Let's face it, any long drive is better if you can stop for a bit and find interesting rocks. Recently, my husband and I were on our way to a lovely winery-saturated weekend in Northern California.
Now, winemaking is his thing and rocks are mine. So we decided to make both of us happy! Because we had tremendous rains last winter, a lot of fresh material has washed down to the shallower areas--a great place to check out the rocks.
I'd gotten in touch with the Contra Costa Gem & Mineral Society field trip guy, Chuck who seems to know where all the good pickings are. He recommended a place along Saint Helena Creek in Middletown, CA and we scheduled a stop there. It was right behind the parking lot of Perry's Deli (which makes delicious sandwiches and don't miss the potato salad!) and over some large rocks placed to keep you from driving into the creek.
It was 100 degrees outside when we got there for lunch. I don't do heat well, but there was a nice breeze on the water--and I was motivated.
I spent about an hour checking out rocks along the edge and just inside the shallows. I found one nice small chunk of red jasper. I'd heard that others had found it there and I was hoping to find more, but no luck. I found a variety of rocks, including some that looked like they may have dendrites, which I LOVE to work with. There were a few smaller stones that wanted me to take them home and see about tumbling them, so I did. Finally, I picked up a large, dark, smooth stone. It had dried yellow algae on the outside. I don't often choose dark stones, but this one had some small turquoise-colored inclusions and a nice heft that made me think it might be hard enough to take a shine.
HOME, HOME ON THE SAW
When I got home, I took the picture of the rocks I'd collected, then started trying to discover what I'd found.
I hoped the chunk of red jasper (center left in the picture above) with white streaks would make a couple of eye-catching cabs, so I sliced it . . . and discovered it was not as cohesive as I'd hoped. Okay, it wasn't cohesive at all; it shattered into pieces too small to use. Into the trash.
The pinkish piece (top right) was a bit light, but it was pink. So I sawed off the end and found I could easily break the end-cap with my hands. Not strong enough to work. Not pretty enough for a specimen. Into the trash.
I cut one rock that looked like it might have dendrites. It was both softer than I thought and muddy enough to make my cooling oil for my saw brown. Into the trash.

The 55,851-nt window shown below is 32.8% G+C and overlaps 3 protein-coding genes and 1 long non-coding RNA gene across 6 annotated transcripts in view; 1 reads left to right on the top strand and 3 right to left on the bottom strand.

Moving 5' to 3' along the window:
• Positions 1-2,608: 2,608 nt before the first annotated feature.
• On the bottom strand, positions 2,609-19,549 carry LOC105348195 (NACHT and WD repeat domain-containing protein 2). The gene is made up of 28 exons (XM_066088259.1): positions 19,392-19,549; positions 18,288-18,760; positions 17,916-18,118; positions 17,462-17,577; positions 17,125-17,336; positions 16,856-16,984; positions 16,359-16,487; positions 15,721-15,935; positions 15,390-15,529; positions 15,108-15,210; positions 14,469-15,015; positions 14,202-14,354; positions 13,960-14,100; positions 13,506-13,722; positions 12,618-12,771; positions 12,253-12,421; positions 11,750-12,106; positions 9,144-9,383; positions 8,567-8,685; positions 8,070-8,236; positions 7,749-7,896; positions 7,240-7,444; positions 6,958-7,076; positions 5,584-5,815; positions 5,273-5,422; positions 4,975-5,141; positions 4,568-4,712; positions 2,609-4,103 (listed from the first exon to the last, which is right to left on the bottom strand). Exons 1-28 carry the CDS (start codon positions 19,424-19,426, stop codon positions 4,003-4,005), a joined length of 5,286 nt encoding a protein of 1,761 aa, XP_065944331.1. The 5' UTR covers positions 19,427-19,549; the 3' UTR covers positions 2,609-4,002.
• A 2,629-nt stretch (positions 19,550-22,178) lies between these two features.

I worked a bit of each of the 'tumbling' rocks on the grinder. Mud. Into the trash.
DON'T GIVE UP!
Then, I tried a rock that wasn't terribly exciting, but it wasn't mud. When I tried a corner on my grinder, it polished up a bit. It also had a nice combination of earth tones. Although it wasn't good enough for me to make as a cabochon, it works as a neutral background for wire wrapping.
I cut the next to the largest rock thinking it might be as interesting. Well, it was a conglomerate, but it had the colors and appearance of gray meat loaf that went bad last week. Into the trash.
|Test Piece to check for hardness
Finally, I got to the biggest rock and yippee! It's hard, about 6 on the Mohs scale. It's still dark, but has those interesting turquoise colored bits. It polished like a dream. I was suspecting jade, and I wanted some back up opinion so I took a slice and a cab to my rock club meeting. We have a lot of experienced rockhounds and they pretty much unanimously declared it jade. I'm happy with that! Here's a picture of the side of a slice I ground where you can see the green inclusions. What do you think?
|Jade rock face with finished cab. Great Shine!
All in all, with the possible exception of the jade, I didn't find much useful, but I had a lot of fun rockhounding and checking the material I found out to see what it was. Would I do it again? Of course! I'd just try to do it on a cooler day, so I could hunt longer.
What finds have you found at creeks and riverbeds?
Check back on August 2, for my next blog. Until then, I'm you're Lapidary Whisperer,